Center of Excellence on Elder Abuse and Neglect

How You Can Address or Prevent Elder Abuse
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There's an innovative new way of fighting elder abuse -- and it's all about collaboration. Geriatrician Lisa Gibbs, medical director of UC Irvine's Senior Health Center, and Elaine Chen, program manager for the Center of Excellence on Elder Abuse and Neglect and the National Center on Elder Abuse, have combined forces to teach caregivers and family members of older and vulnerable adults what elder abuse is, how to spot it, and what steps to take if they suspect an elderly loved one has fallen victim.

How did the Center of Excellence on Elder Abuse and Neglect come to be?

Lisa Gibbs and Elaine Chen: Prior to the advent of the Center of Excellence, Adult Protective Service (APS) workers and geriatricians (physicians specializing in the care of older adults) were each addressing elder abuse in their own fields. However, it soon became clear that teamwork and collaboration were needed to address the complex issues of elder abuse. In 2003, the Elder Abuse Forensic Center was formed in Orange County, California, and included physicians, psychologists, social workers, victim advocates, and members from law enforcement and the local district attorney's office. This became a very successful model of collaboration and there are now five Elder Abuse Forensic Centers in the United States. As professionals at the University of California, Irvine, developed education and research programs in addition to direct client services, the Forensic Center became a part of a much larger endeavor, the Center of Excellence on Elder Abuse and Neglect.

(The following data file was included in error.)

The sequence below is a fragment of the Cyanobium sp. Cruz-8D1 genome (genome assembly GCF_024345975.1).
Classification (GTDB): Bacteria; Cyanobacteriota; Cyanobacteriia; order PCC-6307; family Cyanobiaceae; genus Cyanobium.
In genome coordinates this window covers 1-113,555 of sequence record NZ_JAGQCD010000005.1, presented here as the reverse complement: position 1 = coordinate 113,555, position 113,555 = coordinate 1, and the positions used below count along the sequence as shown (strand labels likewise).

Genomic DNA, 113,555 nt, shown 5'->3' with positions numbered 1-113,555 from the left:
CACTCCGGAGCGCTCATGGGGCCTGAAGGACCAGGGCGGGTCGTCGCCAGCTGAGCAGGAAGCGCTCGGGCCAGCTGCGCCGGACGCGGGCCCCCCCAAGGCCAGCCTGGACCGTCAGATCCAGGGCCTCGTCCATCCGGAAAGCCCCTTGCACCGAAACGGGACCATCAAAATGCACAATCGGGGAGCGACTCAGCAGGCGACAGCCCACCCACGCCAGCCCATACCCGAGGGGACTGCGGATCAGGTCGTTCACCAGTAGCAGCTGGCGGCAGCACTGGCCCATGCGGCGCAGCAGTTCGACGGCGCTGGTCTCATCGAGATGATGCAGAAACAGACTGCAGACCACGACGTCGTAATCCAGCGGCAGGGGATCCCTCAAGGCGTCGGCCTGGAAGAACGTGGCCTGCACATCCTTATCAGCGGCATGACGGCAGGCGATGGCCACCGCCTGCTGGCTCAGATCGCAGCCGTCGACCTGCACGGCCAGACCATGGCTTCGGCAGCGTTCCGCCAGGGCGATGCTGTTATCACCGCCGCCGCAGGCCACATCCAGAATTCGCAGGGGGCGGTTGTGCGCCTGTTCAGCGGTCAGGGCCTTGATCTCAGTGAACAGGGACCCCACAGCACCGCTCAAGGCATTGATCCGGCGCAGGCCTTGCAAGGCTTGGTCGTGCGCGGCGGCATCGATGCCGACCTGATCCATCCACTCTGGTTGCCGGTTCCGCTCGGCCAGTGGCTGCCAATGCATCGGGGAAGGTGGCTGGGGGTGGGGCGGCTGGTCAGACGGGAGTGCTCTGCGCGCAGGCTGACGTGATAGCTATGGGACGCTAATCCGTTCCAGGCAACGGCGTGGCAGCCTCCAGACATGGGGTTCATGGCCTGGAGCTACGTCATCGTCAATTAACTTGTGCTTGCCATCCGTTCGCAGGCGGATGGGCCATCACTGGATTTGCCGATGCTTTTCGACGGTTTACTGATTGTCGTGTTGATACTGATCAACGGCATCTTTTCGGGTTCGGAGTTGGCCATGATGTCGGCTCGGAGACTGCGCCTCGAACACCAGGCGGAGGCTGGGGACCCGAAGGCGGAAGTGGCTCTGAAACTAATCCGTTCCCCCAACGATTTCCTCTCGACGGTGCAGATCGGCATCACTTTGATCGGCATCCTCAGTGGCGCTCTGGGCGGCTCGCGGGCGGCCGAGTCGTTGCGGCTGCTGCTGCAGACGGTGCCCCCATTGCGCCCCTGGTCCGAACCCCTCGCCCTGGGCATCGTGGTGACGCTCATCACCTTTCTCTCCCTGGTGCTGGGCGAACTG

Established in 2005, the Center of Excellence on Elder Abuse and Neglect acts as the hub for six domains of activity related to elder mistreatment. At the local level in Orange County, California, the Center provides direct services to older adults and works as a leader and member of several interdisciplinary teams, including the nation's first Elder Abuse Forensic Center. Statewide and nationally, the Center provides technical assistance to others who are at earlier stages of evolution in their elder mistreatment services. We also provide multidisciplinary training and research and weigh in on relevant policy issues.

Most recently, we've been expanding our outreach and public awareness work as the National Center on Elder Abuse (NCEA) and with the national grassroots elder justice movement Ageless Alliance. Please visit centeronelderabuse.org for information about some of our Center's milestones.

What kinds of abuse are we talking about?

LG & EC: To quote the National Center on Elder Abuse, we are talking about "any knowing, intentional, or negligent act by a caregiver or any other person that causes harm or a serious risk of harm to a vulnerable adult." This includes both elders and adults with a disability that increases their vulnerability to mistreatment.

There are six primary types of reportable abuse, including neglect, emotional, physical, sexual, financial abuse, and self-neglect. Many states add other specific types. For example, in California, isolation, abandonment, and abduction are also specified in the law.

In four types of abuse, a perpetrator takes action against an elder or adult with a disability. These include emotional abuse, physical abuse, sexual abuse, and financial abuse. However, sometimes "abuse" is actually the omission of action that would ensure the good care, health, and welfare of a person -- often referred to as neglect. Other terms that might be used as synonyms for "abuse" are "mistreatment" and "maltreatment."